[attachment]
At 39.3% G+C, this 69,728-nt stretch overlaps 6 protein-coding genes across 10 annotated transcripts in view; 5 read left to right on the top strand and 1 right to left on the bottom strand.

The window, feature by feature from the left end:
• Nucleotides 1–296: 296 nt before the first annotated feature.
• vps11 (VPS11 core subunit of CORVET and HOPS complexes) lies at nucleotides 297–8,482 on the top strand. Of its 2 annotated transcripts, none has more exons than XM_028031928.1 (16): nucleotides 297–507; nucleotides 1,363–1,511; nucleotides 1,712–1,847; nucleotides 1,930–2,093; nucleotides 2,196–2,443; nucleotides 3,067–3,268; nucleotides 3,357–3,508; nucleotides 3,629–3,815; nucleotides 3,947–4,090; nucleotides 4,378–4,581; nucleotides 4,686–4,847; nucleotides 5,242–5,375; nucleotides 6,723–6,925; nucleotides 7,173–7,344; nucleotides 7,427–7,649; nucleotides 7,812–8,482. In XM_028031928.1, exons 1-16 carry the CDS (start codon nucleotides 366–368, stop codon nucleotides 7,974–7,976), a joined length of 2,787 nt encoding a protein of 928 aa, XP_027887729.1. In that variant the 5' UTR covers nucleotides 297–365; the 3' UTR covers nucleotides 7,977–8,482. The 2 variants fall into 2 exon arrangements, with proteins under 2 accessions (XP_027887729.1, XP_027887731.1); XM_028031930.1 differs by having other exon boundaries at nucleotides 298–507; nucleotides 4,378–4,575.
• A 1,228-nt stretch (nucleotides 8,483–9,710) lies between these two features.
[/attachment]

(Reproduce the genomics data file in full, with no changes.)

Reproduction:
At 39.3% G+C, this 69,728-nt stretch overlaps 6 protein-coding genes across 10 annotated transcripts in view; 5 read left to right on the top strand and 1 right to left on the bottom strand.

The window, feature by feature from the left end:
• Nucleotides 1–296: 296 nt before the first annotated feature.
• vps11 (VPS11 core subunit of CORVET and HOPS complexes) lies at nucleotides 297–8,482 on the top strand. Of its 2 annotated transcripts, none has more exons than XM_028031928.1 (16): nucleotides 297–507; nucleotides 1,363–1,511; nucleotides 1,712–1,847; nucleotides 1,930–2,093; nucleotides 2,196–2,443; nucleotides 3,067–3,268; nucleotides 3,357–3,508; nucleotides 3,629–3,815; nucleotides 3,947–4,090; nucleotides 4,378–4,581; nucleotides 4,686–4,847; nucleotides 5,242–5,375; nucleotides 6,723–6,925; nucleotides 7,173–7,344; nucleotides 7,427–7,649; nucleotides 7,812–8,482. In XM_028031928.1, exons 1-16 carry the CDS (start codon nucleotides 366–368, stop codon nucleotides 7,974–7,976), a joined length of 2,787 nt encoding a protein of 928 aa, XP_027887729.1. In that variant the 5' UTR covers nucleotides 297–365; the 3' UTR covers nucleotides 7,977–8,482. The 2 variants fall into 2 exon arrangements, with proteins under 2 accessions (XP_027887729.1, XP_027887731.1); XM_028031930.1 differs by having other exon boundaries at nucleotides 298–507; nucleotides 4,378–4,575.
• A 1,228-nt stretch (nucleotides 8,483–9,710) lies between these two features.